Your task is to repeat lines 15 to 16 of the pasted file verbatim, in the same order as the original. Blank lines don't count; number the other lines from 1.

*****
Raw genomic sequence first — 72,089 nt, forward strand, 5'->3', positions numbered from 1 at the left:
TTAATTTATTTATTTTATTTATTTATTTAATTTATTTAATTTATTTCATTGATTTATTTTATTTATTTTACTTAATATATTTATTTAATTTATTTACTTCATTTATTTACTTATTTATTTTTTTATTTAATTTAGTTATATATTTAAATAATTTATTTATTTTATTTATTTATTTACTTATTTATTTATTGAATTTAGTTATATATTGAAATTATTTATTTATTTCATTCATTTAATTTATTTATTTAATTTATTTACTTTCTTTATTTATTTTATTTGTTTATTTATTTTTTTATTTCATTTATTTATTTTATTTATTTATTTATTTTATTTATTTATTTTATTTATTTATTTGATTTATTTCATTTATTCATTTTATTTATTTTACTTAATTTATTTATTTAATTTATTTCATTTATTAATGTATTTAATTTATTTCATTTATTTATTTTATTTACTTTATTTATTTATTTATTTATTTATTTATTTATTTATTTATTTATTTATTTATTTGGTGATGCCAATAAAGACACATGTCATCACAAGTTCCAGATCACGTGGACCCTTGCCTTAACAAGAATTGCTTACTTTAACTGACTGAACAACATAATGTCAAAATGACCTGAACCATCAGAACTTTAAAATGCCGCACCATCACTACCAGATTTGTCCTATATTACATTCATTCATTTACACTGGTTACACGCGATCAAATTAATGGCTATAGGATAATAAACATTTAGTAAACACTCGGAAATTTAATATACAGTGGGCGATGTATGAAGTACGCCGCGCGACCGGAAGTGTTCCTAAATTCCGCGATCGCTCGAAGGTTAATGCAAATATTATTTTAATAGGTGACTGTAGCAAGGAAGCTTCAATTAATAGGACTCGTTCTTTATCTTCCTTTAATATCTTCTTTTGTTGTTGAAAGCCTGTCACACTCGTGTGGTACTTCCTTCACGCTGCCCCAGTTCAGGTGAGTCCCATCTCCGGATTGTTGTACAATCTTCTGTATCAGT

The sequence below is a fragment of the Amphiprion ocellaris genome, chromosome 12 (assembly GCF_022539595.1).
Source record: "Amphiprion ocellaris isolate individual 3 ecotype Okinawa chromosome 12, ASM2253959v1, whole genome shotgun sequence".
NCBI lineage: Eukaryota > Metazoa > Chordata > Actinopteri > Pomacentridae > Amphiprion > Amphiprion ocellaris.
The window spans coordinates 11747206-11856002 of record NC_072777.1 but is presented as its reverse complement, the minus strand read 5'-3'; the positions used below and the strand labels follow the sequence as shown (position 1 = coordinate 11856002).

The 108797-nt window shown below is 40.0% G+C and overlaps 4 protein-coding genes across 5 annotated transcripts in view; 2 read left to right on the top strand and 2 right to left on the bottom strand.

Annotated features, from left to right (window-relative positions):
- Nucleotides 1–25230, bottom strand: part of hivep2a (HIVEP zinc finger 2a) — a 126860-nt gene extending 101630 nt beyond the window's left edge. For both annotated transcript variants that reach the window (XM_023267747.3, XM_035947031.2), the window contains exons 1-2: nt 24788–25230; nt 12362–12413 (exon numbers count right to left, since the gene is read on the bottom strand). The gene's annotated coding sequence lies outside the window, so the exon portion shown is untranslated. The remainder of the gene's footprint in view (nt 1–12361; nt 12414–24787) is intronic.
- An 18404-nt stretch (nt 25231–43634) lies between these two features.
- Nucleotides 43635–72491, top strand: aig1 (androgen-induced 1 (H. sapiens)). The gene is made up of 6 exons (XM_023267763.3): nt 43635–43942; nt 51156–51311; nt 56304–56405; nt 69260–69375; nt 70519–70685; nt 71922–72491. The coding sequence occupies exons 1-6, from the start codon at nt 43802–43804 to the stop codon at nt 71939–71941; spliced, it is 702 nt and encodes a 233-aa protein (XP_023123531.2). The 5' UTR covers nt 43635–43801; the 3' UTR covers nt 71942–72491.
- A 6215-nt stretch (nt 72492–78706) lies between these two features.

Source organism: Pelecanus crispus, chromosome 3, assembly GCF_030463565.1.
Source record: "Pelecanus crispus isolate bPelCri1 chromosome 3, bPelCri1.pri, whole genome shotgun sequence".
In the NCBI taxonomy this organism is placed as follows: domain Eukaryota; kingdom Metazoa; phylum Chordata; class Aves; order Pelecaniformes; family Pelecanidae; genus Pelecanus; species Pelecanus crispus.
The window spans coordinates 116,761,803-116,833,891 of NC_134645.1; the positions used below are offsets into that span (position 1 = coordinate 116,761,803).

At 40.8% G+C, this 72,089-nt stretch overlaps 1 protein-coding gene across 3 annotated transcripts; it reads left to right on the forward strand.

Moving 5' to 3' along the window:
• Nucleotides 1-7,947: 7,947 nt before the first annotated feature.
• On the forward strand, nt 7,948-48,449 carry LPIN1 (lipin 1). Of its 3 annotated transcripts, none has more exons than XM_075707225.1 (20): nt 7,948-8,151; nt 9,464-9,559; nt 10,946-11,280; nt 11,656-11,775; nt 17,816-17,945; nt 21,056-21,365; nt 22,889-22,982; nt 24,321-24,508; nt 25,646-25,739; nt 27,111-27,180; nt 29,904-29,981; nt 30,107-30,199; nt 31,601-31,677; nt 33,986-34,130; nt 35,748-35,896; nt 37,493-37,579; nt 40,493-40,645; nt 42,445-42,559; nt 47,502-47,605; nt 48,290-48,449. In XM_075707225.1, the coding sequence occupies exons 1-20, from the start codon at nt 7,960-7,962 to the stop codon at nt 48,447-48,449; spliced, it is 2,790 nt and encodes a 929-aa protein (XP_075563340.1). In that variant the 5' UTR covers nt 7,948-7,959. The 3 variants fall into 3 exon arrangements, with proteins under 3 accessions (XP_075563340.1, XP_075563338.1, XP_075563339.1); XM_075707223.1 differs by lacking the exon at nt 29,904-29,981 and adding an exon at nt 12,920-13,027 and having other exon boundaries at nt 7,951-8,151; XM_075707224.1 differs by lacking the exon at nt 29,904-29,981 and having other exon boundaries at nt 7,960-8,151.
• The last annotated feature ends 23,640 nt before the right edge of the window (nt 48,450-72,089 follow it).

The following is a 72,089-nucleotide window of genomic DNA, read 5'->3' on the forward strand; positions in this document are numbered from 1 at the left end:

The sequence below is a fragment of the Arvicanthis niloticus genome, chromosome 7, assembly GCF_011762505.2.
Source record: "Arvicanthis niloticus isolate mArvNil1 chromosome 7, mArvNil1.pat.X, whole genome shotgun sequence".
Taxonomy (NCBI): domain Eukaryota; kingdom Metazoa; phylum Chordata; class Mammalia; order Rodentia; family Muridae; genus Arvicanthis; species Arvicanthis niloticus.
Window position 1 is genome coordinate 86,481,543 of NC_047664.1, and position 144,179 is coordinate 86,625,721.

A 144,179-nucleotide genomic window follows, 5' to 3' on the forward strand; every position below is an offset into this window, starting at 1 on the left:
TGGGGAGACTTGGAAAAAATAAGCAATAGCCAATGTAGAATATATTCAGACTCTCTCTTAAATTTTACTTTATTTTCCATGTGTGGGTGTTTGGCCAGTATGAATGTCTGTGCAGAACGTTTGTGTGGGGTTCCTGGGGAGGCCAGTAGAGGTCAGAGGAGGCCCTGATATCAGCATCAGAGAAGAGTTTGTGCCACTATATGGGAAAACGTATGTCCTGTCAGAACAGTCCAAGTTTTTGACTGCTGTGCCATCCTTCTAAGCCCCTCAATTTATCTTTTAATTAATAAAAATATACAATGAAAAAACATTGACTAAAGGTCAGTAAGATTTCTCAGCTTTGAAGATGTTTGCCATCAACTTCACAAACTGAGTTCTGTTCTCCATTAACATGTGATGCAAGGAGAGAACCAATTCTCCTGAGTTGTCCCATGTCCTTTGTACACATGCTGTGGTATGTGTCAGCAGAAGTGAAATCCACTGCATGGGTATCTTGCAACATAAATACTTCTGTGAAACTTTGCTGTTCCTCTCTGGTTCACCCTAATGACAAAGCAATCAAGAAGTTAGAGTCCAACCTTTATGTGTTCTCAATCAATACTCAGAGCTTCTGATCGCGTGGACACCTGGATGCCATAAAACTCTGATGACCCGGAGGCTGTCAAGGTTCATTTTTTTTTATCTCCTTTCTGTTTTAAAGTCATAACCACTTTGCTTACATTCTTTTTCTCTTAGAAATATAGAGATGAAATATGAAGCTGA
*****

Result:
In the NCBI taxonomy this organism is placed as follows: domain Eukaryota; kingdom Metazoa; phylum Chordata; class Aves; order Pelecaniformes; family Pelecanidae; genus Pelecanus; species Pelecanus crispus.
The window spans coordinates 116,761,803-116,833,891 of NC_134645.1; the positions used below are offsets into that span (position 1 = coordinate 116,761,803).